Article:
Now commodity fetishism is the part of this first chapter of Capital Vol. 1 that draws a lot of attention because of how present it still feels in our day-to-day lives. The deduction of money conversely seems a bit archaic: after all, we now have a fiat currency in the United States that does not rely on the gold standard. Is modern money still a commodity? Many would argue that is not: as the economist Georg Friedrich Knapp said, money is a “creature of law” rather than a commodity. It is important to recognize however, as Marxist economist Michael Roberts points out, that Marx is not writing about money throughout existence but rather money in a capitalist-commodity economy.
Roberts also notes that the state being able to create money “out of thin-air” as is done with a fiat currency is not the same thing as creating its value. He uses the example of the Great Recession to indicate that when the value of a national currency collapses that commodities’ demand increases to hoard value.
And I would argue a recent scourge of consumer protection law is also demonstrative of money’s role as a commodity and the importance of rooting the price form in relational values of exchange: the practice of buying consumer debts.
Debt buying regularly comes up in the context of so-called “zombie debt.” This “zombie debt” is debt which has been paid off but the account winds up accidentally getting bundled with a bunch of open debt accounts and sold to debt buyers. Many creditors (and we’re talking big names here like Bank of America and Discover) deal with this problem by indemnifying themselves contractually from any liability, placing the responsibility of weeding out already-paid accounts onto the debt buyers. The debt buyers in turn have little to no incentive to weed out these accounts because (1) there is literally no court in the US where default judgments are not obtained in the majority of consumer debt proceedings, and (2) the main statute protecting consumers, the Fair Debt Collection Practices Act (FDCPA), limits penalties for individual actions to $1,000. That’s less than practically any of the judgments that debt buyers stand to win from filing suit, so it is simply a matter of profit margin.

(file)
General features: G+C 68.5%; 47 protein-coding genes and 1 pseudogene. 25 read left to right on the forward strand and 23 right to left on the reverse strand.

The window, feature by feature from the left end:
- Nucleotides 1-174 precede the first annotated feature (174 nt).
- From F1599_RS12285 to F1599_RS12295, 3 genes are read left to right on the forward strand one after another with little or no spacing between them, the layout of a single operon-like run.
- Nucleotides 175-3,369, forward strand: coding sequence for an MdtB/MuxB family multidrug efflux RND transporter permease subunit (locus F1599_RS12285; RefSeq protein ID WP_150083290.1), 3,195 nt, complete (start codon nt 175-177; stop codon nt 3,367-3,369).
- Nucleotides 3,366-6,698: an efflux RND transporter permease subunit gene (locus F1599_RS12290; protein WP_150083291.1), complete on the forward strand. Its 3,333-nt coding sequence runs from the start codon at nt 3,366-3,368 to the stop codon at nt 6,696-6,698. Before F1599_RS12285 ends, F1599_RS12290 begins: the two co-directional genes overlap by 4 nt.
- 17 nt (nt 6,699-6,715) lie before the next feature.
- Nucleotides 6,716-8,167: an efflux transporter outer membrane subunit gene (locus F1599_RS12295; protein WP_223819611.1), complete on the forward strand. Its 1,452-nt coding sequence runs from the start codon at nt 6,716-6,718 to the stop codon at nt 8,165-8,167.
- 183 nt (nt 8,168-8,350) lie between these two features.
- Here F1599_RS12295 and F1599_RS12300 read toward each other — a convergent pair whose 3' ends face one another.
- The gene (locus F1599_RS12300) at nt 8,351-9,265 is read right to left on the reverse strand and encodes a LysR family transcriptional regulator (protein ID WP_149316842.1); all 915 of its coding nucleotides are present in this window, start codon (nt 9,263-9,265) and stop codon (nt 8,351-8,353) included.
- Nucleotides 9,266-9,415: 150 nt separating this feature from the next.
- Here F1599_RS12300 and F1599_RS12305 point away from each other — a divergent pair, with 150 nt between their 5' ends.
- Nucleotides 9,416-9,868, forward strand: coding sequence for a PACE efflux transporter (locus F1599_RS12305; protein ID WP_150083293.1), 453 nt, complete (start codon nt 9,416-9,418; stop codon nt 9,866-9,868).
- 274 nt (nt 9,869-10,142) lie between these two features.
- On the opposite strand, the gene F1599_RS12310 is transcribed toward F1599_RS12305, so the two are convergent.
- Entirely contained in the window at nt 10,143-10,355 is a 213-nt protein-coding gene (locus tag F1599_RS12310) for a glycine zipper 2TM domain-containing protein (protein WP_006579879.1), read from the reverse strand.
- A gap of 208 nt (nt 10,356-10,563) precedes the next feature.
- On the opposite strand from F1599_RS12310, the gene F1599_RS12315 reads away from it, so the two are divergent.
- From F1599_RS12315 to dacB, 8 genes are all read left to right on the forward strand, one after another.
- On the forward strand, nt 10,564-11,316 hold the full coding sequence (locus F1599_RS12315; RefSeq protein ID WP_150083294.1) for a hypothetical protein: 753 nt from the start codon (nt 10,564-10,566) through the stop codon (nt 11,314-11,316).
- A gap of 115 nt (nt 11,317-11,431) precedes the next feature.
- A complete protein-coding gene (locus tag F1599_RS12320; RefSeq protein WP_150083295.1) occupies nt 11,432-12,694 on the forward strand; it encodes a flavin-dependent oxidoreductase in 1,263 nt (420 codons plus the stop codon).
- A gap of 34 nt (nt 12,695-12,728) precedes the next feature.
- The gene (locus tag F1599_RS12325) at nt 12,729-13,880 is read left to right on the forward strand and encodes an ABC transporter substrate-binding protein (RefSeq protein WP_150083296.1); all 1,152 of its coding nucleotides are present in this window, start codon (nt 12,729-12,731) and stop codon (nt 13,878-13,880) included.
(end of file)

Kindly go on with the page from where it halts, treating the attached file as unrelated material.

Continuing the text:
But how come companies are allowed to buy debt in the first place? People appearing in court, sued by a company they have never heard of like Portfolio Recovery or Calvary SPV, often wonder why they are dealing with some strange company rather than their original creditor. After all, the origin of our ideas of debt are mostly from Judeo-Christian concepts of morality, like the common seven year statute of limitations that can be traced back to Deuteronomy. As in prior to capitalism being the dominant economic paradigm, when the impetus of paying debts came from fearing judgment and sin. It is hard to get across to people in debt from a wide array of backgrounds that this moral system has little to no bearing on their legal proceedings. The judge probably will not, and the plaintiff will certainly not, care if someone has always “done the right thing” or made one mistake. Moral culpability is irrelevant: what matters is contractual obligation.